Schuman sought a way to increase economic integration and achieve long-term stability in Europe. Conventional warfare relied on two commodities: coal and steel. Building on proposals of Jean Monnet (“the Father of Europe”) Schuman devised a plan to place these commodities under the control of a supranational organisation. The Schuman Plan was met with enthusiasm in West Germany, perceived by Chancellor Konrad Adenauer as an opportunity to improve the international standing of West Germany.

Together with Belgium, Italy, Luxembourg and the Netherlands, France and West Germany formed the European Coal and Steel Community (ECSC) in 1951 (commencing operation in 1952) to implement the Schuman Plan, and by 1954 trade barriers in coal, steel and related products between ECSC members had been eliminated. The ECSC has since ceased to exist (after 50 years of operation), but it has had a lasting effect on European integration.

Inspired by the success of the ECSC, its members continued to pursue the notion of a united Europe, establishing the European Economic Community (EEC) and the European Atomic Energy Community (Euratom) in 1957 (commencing operation in 1958). Although Euratom has remained separate and, to a large extent, irrelevant, the European Communities together laid the groundwork for the European Union, which has since superseded both the ECSC and EEC.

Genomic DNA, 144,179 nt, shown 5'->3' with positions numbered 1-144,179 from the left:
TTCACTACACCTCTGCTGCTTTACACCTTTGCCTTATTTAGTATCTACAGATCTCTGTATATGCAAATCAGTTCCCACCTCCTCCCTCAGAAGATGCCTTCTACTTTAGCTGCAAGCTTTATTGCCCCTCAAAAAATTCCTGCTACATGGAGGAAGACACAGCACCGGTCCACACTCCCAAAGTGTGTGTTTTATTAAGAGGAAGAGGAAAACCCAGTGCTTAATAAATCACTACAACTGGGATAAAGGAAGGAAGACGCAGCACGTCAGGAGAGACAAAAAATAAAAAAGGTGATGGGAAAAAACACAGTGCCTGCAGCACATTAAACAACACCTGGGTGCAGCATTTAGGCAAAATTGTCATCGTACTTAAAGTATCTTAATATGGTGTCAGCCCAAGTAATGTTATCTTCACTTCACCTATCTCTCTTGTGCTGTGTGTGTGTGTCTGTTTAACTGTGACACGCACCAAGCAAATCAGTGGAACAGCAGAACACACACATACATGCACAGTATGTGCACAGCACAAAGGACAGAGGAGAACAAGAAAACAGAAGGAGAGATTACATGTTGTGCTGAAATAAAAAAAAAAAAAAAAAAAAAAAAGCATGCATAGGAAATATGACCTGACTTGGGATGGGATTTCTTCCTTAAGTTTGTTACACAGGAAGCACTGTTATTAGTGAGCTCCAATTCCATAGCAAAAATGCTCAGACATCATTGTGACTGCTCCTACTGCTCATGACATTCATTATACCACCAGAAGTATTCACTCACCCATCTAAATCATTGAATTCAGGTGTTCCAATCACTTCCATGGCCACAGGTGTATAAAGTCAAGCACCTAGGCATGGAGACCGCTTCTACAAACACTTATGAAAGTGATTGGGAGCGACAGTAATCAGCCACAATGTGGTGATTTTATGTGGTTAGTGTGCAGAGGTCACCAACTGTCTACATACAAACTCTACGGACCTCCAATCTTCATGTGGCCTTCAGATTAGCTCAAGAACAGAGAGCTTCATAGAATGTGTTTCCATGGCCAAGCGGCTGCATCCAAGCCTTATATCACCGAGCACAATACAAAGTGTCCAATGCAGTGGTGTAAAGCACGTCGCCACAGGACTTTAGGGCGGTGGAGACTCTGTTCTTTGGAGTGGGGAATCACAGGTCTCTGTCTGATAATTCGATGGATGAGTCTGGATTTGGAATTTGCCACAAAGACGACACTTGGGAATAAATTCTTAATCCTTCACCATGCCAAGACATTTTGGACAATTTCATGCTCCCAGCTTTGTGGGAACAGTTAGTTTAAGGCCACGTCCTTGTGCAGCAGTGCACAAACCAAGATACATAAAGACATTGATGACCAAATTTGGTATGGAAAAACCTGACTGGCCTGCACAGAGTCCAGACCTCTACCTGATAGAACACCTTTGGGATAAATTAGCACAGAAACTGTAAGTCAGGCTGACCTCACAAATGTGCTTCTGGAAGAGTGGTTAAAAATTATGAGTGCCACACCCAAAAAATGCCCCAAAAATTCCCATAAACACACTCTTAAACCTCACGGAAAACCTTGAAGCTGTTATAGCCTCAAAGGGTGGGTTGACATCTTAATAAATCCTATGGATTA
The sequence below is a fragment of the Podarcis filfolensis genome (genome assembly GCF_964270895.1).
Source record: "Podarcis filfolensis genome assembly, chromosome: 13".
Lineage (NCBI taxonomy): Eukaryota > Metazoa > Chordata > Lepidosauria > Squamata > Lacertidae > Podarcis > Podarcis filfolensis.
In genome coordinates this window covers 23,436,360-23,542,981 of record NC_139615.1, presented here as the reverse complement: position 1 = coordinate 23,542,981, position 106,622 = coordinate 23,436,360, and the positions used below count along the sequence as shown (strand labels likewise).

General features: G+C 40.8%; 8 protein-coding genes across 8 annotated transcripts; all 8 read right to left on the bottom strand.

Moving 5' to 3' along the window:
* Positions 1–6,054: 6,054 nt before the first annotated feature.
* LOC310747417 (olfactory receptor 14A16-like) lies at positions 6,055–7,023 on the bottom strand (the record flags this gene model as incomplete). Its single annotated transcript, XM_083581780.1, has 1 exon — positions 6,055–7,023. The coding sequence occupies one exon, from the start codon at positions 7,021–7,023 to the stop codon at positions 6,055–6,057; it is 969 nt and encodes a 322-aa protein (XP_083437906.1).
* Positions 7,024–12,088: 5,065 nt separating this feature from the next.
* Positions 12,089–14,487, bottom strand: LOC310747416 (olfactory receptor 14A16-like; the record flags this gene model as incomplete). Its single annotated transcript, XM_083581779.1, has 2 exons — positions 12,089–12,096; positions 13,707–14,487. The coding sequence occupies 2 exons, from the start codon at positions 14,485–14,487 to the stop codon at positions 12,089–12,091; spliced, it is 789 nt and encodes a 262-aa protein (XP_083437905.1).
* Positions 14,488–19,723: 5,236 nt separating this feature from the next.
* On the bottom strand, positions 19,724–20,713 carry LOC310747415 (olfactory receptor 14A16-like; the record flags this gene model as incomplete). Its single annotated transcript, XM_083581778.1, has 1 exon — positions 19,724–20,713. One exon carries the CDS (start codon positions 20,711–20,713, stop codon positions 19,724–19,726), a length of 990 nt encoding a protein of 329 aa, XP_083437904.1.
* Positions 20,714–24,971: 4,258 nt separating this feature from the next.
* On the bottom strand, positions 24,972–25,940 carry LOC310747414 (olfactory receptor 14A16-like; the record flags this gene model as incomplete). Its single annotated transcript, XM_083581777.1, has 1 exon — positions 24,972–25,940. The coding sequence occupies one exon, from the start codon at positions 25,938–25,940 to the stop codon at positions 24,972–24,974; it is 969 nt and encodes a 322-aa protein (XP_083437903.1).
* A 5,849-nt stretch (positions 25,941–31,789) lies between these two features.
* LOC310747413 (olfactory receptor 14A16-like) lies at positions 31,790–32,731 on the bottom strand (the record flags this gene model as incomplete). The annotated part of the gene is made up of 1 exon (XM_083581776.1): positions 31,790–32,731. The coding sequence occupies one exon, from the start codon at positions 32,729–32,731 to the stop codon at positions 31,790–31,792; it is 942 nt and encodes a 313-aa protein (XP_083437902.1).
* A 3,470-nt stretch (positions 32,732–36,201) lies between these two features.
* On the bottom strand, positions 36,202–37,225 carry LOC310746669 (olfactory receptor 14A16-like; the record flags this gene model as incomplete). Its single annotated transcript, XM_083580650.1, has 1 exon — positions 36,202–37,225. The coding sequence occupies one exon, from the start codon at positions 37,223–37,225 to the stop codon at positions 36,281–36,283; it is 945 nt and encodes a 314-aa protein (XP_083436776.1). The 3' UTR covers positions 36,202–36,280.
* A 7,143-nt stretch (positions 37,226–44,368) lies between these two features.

The result of these developments, which ultimately led to the European Union, has been to put an end to war in Europe. Although the long-term effects are yet to be seen, especially as the European Union has greatly expanded in the last 30 years, for more than 70 years there has been peace between those countries that embraced cooperation and integration despite their histories of intense and bloody war.

For Europe, war had been a normal part of international relations for centuries. Despite the unprecedented death and destruction of the First World War, the post-war approach was virtually no different, making another far worse war inevitable. The failure of interwar policies to build harmony between the great powers of Europe, encourage economic growth and discourage militarism could only lead to another major conflict.

The Second World War was undoubtedly a turning point for Europe — from near-constant war to ostensible lasting peace — and may well be “the war to end all wars” that the First World War was not.